By The Associated Press
JACKSON — The Mississippi Supreme Court has returned the murder case against Rennie Gibbs, who is accused in the death of her unborn child, to Lowndes County for trial.
A three-judge Supreme Court panel on June 17, 2010, gave Gibbs permission to file a challenge to a murder indictment. The full court heard oral arguments in May.
However, in a 6-3 ruling this past week, the Supreme Court said it made a mistake.
Presiding Justice George C. Carlson Jr., writing for the majority, said the issues raised by Gibbs could be addressed in a future appeal — if there is one. No trial date has been set.
Justice Leslie King, joined by two other justices, said the Supreme Court had had the case for 498 days. King said the court should determine whether Gibbs’ claims were true — that prosecutors want to try Gibbs for a crime that does not exist and a crime that would be unconstitutional if it did exist.
During the May hearing, Gibbs’ attorney, Robert McDuff of Jackson, said nowhere does state law make it a crime for a woman to smoke, drink, water ski or even take drugs while pregnant, even if the pregnancy ends in a miscarriage or a stillborn death.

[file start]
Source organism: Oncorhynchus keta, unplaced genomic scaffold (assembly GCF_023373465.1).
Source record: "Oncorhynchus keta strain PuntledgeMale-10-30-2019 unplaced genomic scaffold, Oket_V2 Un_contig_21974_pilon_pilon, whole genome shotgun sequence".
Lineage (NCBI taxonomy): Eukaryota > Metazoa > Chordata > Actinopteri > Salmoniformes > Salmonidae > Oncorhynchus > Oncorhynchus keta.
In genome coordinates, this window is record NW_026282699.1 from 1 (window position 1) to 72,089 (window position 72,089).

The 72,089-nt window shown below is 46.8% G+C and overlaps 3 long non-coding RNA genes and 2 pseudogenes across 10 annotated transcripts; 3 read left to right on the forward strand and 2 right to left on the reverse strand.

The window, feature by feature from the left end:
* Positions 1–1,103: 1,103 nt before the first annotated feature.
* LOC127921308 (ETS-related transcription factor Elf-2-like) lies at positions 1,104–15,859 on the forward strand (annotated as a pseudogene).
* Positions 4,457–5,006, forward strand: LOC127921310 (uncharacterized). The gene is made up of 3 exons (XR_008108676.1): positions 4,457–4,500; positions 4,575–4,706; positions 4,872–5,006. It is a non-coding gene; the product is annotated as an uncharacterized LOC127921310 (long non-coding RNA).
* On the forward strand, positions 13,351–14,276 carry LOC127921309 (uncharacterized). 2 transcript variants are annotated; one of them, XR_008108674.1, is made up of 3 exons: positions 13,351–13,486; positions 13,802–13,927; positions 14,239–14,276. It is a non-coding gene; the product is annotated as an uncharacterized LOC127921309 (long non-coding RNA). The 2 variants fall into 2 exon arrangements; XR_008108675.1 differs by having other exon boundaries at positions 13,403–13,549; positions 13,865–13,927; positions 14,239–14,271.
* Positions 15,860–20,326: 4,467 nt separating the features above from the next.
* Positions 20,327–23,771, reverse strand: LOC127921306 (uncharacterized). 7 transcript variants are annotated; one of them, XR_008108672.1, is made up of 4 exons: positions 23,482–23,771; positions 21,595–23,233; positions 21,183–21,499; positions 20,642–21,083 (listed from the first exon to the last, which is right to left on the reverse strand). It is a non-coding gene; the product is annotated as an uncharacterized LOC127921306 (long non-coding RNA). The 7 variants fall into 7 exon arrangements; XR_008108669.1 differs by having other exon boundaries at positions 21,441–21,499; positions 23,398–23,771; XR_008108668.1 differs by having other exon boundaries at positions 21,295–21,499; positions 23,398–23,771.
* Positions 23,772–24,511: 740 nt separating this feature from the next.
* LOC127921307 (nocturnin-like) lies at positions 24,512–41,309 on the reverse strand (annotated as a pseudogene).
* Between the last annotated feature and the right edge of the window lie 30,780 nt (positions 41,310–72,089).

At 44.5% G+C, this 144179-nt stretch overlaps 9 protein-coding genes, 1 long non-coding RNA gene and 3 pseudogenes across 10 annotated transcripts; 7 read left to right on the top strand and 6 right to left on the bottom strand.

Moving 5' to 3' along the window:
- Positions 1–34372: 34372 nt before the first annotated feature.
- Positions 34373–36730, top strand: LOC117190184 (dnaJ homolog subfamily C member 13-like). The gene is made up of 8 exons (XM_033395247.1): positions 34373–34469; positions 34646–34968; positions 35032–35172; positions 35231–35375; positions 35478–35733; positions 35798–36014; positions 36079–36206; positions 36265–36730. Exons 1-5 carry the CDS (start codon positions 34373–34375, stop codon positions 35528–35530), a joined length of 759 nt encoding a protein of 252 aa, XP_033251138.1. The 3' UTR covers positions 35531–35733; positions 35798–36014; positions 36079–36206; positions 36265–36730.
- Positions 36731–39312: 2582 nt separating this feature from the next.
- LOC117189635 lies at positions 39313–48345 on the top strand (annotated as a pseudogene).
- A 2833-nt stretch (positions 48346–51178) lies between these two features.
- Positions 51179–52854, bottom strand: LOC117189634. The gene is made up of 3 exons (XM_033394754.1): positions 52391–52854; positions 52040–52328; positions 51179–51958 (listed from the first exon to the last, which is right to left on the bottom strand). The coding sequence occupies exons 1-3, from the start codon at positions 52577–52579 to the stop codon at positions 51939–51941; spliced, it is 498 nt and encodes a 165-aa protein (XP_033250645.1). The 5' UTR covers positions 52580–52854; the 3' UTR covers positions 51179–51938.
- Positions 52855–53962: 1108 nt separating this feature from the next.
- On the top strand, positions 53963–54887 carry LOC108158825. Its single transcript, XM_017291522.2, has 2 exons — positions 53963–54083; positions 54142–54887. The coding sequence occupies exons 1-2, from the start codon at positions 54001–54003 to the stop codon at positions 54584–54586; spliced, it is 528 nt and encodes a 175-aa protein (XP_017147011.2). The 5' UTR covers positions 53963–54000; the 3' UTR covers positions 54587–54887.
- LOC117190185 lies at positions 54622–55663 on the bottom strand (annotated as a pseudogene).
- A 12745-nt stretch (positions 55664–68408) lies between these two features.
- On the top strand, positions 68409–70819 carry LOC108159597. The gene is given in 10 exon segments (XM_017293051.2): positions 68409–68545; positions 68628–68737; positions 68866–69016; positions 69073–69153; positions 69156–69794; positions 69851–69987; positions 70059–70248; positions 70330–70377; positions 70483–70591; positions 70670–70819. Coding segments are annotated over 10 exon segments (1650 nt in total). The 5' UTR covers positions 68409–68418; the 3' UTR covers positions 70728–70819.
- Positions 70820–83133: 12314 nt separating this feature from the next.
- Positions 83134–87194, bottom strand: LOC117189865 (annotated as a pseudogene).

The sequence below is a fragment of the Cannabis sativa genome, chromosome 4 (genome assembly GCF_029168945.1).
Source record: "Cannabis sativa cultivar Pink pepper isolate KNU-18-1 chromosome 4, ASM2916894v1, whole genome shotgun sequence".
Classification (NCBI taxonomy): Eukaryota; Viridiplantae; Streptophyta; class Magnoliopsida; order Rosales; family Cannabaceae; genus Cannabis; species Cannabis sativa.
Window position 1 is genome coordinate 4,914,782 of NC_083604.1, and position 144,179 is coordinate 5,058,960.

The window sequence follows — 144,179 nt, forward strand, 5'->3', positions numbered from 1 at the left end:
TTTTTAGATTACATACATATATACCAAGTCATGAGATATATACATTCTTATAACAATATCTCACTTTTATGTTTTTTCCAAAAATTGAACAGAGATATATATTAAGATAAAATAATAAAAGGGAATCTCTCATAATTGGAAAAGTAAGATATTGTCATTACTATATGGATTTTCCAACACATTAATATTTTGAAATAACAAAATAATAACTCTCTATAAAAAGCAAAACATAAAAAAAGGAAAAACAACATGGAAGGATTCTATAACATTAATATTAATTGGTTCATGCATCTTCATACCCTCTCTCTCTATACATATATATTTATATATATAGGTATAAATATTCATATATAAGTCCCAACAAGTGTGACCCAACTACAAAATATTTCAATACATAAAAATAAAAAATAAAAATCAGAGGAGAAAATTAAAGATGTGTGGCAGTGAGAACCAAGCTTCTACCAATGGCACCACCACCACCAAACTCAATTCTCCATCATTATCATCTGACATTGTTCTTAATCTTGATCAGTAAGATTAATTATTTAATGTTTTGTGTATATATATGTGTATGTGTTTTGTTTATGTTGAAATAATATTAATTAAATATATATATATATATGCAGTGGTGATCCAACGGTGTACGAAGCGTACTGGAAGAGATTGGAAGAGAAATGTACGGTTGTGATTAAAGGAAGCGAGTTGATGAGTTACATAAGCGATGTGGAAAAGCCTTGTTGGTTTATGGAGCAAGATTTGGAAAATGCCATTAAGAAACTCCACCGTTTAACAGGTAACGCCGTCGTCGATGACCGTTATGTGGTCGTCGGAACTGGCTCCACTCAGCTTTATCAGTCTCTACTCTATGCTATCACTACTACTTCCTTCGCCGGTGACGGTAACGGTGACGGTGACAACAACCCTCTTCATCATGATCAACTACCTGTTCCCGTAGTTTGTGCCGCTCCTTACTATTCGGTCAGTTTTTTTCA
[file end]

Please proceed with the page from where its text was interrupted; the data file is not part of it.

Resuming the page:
Gibbs’ child was stillborn in 2006 after prosecutors alleged she took cocaine. Gibbs was charged with depraved-heart murder, a legal term for when an action that demonstrates a “callous disregard for human life” results in death. It carries a life sentence.
Gibbs became pregnant at 15 and the stillborn death occurred when was 16, according to court records.
Prosecutors told the Supreme Court that it was too early for justices to be stepping into a case the facts of which have not been developed at trial. They said the indictment deals with a set of circumstances that must still be proven to a jury.
McDuff said state law is directed at murders committed by third parties against an unborn child. He said the courts cannot assume that such laws cover “a pregnant woman who does something that unintentionally causes a miscarriage or stillbirth.”
The National Association of Social Workers, the National Organization of Women and other groups filed briefs with the court supporting dismissal of the indictment.